Rep. Alcee Hastings (left) is still associated through Googles search autocomplete feature with his impeachment by the House and his removal from his position as a U.S. district judge in the 1980s.
Congressional staffers control the content on Members’ websites. They control Members’ Facebook and Twitter accounts. They can even manage Internet search results by buying ads and using search engine optimization techniques.
But Hill staffers can’t control what people wonder about their bosses.
The latest trend in helpful Web search technologies is quietly causing headaches for Members of Congress and those who manage their reputations. Search engines such as Google now offer suggested search terms that appear in a drop-down menu as users begin typing.
Those search terms, formulated partly based on what other users are searching, often serve up all kinds of negative associations about Members of Congress — from keeping gaffes alive to raising sexual questions — and there’s not much politicians can do about it.
Look no further than Rep. Alcee Hastings, who was impeached by the House in 1988 and removed from his job as a U.S. district judge in Florida after being charged with bribery and perjury. Though he was later cleared of charges and is now a respected voice on human rights issues, someone typing his name into Google today might think the Florida Democrat had been impeached again.
A search for “Alcee Hastings” brings up an autocomplete drop-down menu with a few search suggestions based on what Google thinks users might be looking for. Some of the terms that come up are “impeachment,” “trial” and “bribery.”
Autocomplete also won’t forget Rep. Jean Schmidt’s past. A Google search for the Ohio Republican is likely to bring up the terms “ethics,” “corrupt” and “Armenian genocide,” referring to an ethics investigation in July 2011. A voter looking only for her website or contact information might search instead for details about the investigation after being prompted by Google. A spokesman from Schmidt’s office said the staff does not monitor what Google autocomplete suggests.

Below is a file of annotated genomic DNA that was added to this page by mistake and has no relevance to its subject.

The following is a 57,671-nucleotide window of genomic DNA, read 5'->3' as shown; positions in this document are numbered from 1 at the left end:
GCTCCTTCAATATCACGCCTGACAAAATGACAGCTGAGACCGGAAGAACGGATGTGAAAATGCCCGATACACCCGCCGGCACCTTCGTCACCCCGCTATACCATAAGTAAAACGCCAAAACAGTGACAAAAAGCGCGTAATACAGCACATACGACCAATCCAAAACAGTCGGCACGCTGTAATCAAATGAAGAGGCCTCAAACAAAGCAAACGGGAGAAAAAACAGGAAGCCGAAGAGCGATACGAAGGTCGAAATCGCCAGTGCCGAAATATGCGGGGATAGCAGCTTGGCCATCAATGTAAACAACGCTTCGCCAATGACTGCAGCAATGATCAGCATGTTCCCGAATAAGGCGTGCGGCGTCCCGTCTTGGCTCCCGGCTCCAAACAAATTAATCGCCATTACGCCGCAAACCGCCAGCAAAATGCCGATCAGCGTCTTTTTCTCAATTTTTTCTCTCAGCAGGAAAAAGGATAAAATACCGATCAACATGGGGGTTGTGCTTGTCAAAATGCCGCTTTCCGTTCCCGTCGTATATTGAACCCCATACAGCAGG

Then there’s GOP Sen. Scott Brown (Mass.), who can’t escape from his decades-ago nude photo shoot for Cosmopolitan magazine. And Speaker John Boehner (R-Ohio) has a penchant for crying, and Google reminds anyone looking for him that he’s publicly shed many tears.
For Rep. Hank Johnson, autocomplete usually suggests “Guam” and “Guam capsize,” referring to the Georgia Democrat’s 2010 gaffe questioning if a large population in Guam would cause the island to “tip over.” When looking for Rep. Emanuel Cleaver, Google will suggest “spit,” reminding users the Missouri Democrat said he was spit on by a tea party protester at a rally in 2010. And anyone looking for Rep. Joe Walsh (R-Ill.) will be reminded that he made headlines when his wife accused him of having unpaid child support.
Sen. Kirsten Gillibrand, D-N.Y., speaks with reporters following a vote in the Senate. Gillibrand’s proposal to remove military commanders from the process of reviewing sexual-assault cases was left out of the bicameral deal on the defense authorization bill, but the senator is pushing for a vote on her plan soon.
Each year since 1990, CQ Roll Call has reviewed the financial disclosures of all 541 senators, representatives and delegates to determine the 50 richest members of Congress. This year's report, derived from forms covering the calendar year 2012, shows it took a net worth of $6.67 million to crack the exclusive club.